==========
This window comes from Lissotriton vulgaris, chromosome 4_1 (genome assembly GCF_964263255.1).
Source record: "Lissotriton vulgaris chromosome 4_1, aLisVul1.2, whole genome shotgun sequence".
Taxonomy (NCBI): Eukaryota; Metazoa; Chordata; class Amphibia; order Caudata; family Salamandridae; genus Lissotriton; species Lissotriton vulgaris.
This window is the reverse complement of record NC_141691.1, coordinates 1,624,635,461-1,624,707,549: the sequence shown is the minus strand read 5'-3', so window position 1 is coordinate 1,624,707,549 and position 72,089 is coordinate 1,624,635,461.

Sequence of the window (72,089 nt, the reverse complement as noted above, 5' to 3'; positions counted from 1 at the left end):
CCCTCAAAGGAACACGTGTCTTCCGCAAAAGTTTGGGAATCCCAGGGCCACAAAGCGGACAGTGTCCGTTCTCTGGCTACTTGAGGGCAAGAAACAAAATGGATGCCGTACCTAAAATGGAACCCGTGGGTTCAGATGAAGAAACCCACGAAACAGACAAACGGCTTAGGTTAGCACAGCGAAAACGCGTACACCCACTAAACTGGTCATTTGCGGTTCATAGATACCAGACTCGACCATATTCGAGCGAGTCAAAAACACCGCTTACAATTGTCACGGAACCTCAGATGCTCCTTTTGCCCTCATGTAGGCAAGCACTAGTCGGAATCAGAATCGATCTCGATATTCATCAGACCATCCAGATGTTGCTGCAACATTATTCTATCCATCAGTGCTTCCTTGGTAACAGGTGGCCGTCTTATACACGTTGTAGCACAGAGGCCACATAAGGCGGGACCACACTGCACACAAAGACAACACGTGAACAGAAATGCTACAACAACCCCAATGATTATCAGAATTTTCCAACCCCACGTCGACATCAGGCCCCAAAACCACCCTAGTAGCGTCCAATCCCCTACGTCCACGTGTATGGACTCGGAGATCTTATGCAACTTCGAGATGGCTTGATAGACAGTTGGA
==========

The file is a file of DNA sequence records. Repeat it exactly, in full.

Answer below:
This window comes from Lissotriton vulgaris, chromosome 4_1 (genome assembly GCF_964263255.1).
Source record: "Lissotriton vulgaris chromosome 4_1, aLisVul1.2, whole genome shotgun sequence".
Taxonomy (NCBI): Eukaryota; Metazoa; Chordata; class Amphibia; order Caudata; family Salamandridae; genus Lissotriton; species Lissotriton vulgaris.
This window is the reverse complement of record NC_141691.1, coordinates 1,624,635,461-1,624,707,549: the sequence shown is the minus strand read 5'-3', so window position 1 is coordinate 1,624,707,549 and position 72,089 is coordinate 1,624,635,461.

Sequence of the window (72,089 nt, the reverse complement as noted above, 5' to 3'; positions counted from 1 at the left end):
CCCTCAAAGGAACACGTGTCTTCCGCAAAAGTTTGGGAATCCCAGGGCCACAAAGCGGACAGTGTCCGTTCTCTGGCTACTTGAGGGCAAGAAACAAAATGGATGCCGTACCTAAAATGGAACCCGTGGGTTCAGATGAAGAAACCCACGAAACAGACAAACGGCTTAGGTTAGCACAGCGAAAACGCGTACACCCACTAAACTGGTCATTTGCGGTTCATAGATACCAGACTCGACCATATTCGAGCGAGTCAAAAACACCGCTTACAATTGTCACGGAACCTCAGATGCTCCTTTTGCCCTCATGTAGGCAAGCACTAGTCGGAATCAGAATCGATCTCGATATTCATCAGACCATCCAGATGTTGCTGCAACATTATTCTATCCATCAGTGCTTCCTTGGTAACAGGTGGCCGTCTTATACACGTTGTAGCACAGAGGCCACATAAGGCGGGACCACACTGCACACAAAGACAACACGTGAACAGAAATGCTACAACAACCCCAATGATTATCAGAATTTTCCAACCCCACGTCGACATCAGGCCCCAAAACCACCCTAGTAGCGTCCAATCCCCTACGTCCACGTGTATGGACTCGGAGATCTTATGCAACTTCGAGATGGCTTGATAGACAGTTGGA